Simeon, the Durham chronicler, describes Bishop William as learned in secular and theological literature, industrious in affairs, sufficient in the discharge of his episcopal duties, subtle in mind, a wise counsellor, and eloquent in speech. To the monks of Durham he was a kindly, prudent, and firm ruler, and they seem to have seen the best side of his character. In public affairs his subtlety led him into intrigue. During the reign of William I he was a valued counsellor of the king, of whom all men stood in awe. William II at his accession made him his chief minister, probably justiciar, and committed the administration of public affairs to his hands (Flor. Wig. sub anno 1088). The favour shown to him by the king was one of the causes of the discontent of Bishop Odo of Bayeux, which led him to rebel against his nephew (Will. Malm. Gesta Regum, bk. iv. ch. 1). To the surprise of all men Bishop William was treacherous to his master and joined in the revolt, ‘doing as Judas did to our Lord’ (A.-S. Chron. sub anno 1088). His motive in this is difficult to understand; probably he wished to stand well with both parties. He took credit to himself for securing Hastings to the king's side; but when war seemed imminent he withdrew on pretence of gathering his troops and sent the king no help. If he hoped to temporise and hold the balance between the two parties, he was mistaken, for the king ordered his immediate arrest. Bishop William answered from Durham that he would come to the king if he had a sufficient safe-conduct, but he added that not every man could judge a bishop. The sheriff of Yorkshire was loyal to the king, and ordered his men to lay waste the bishopric, so that Bishop William was almost blockaded in Durham. Still he contrived to do as much harm as he could to the king's cause in the northern parts. In two months the rebellion was put down, and William II proceeded to call the treacherous bishop to account.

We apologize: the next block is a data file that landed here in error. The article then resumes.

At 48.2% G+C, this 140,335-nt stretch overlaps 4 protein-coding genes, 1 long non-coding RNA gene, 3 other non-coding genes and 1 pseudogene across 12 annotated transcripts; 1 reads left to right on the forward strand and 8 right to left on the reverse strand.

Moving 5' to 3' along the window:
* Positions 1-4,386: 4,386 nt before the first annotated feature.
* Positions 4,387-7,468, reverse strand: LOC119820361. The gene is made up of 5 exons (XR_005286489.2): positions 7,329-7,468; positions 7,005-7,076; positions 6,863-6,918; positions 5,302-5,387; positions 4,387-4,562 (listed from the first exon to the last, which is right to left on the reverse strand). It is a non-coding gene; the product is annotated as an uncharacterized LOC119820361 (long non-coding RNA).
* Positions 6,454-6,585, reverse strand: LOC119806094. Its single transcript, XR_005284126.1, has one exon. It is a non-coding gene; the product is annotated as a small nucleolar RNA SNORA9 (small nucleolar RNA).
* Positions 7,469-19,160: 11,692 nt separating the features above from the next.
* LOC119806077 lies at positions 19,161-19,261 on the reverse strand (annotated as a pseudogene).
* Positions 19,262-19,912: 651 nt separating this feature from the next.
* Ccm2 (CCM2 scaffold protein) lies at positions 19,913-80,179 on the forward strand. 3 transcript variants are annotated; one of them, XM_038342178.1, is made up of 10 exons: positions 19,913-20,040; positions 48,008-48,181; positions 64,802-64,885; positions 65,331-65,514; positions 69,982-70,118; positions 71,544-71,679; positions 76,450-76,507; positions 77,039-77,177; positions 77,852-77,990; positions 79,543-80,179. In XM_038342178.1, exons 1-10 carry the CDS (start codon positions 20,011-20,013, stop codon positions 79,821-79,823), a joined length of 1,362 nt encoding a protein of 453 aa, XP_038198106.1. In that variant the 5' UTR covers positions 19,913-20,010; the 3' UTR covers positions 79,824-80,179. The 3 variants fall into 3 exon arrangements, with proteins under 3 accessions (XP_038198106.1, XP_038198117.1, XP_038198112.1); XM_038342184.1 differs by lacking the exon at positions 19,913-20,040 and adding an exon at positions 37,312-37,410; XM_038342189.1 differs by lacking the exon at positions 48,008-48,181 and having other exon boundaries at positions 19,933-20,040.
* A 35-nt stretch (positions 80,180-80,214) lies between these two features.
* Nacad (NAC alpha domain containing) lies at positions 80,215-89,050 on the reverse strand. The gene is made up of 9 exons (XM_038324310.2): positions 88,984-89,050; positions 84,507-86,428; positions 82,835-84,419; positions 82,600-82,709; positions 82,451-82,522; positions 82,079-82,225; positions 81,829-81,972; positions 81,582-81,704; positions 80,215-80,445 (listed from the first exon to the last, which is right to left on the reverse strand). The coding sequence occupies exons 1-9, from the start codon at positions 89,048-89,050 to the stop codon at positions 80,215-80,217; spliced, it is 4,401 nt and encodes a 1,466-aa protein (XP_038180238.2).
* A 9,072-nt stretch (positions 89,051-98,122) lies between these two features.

Bishop William's conduct is condemned by the southern chroniclers; but the northern historians regard him as in some way an ill-used man, who was himself the object of a conspiracy. Probably the monks of Durham were easily won over by the plausible accounts of one who was a munificent patron and a sagacious ruler (Freeman, William Rufus, Appendix C). At all events Bishop William showed great dexterity in his attempts to remedy the evil consequences of his political duplicity. William II summoned him before the gemot, and the bishop set to work to devise means of escape. He pleaded the privileges of his order; he offered to purge himself of the charge of treason by his personal oath. The king refused all his offers and demanded that he should appear and be tried as a layman. Then the bishop negotiated about the terms on which he should appear and about the possession of his castle during his absence. Finally he agreed that his castle should be held by three of his barons, and that if he were found guilty he should be at liberty to go beyond the sea.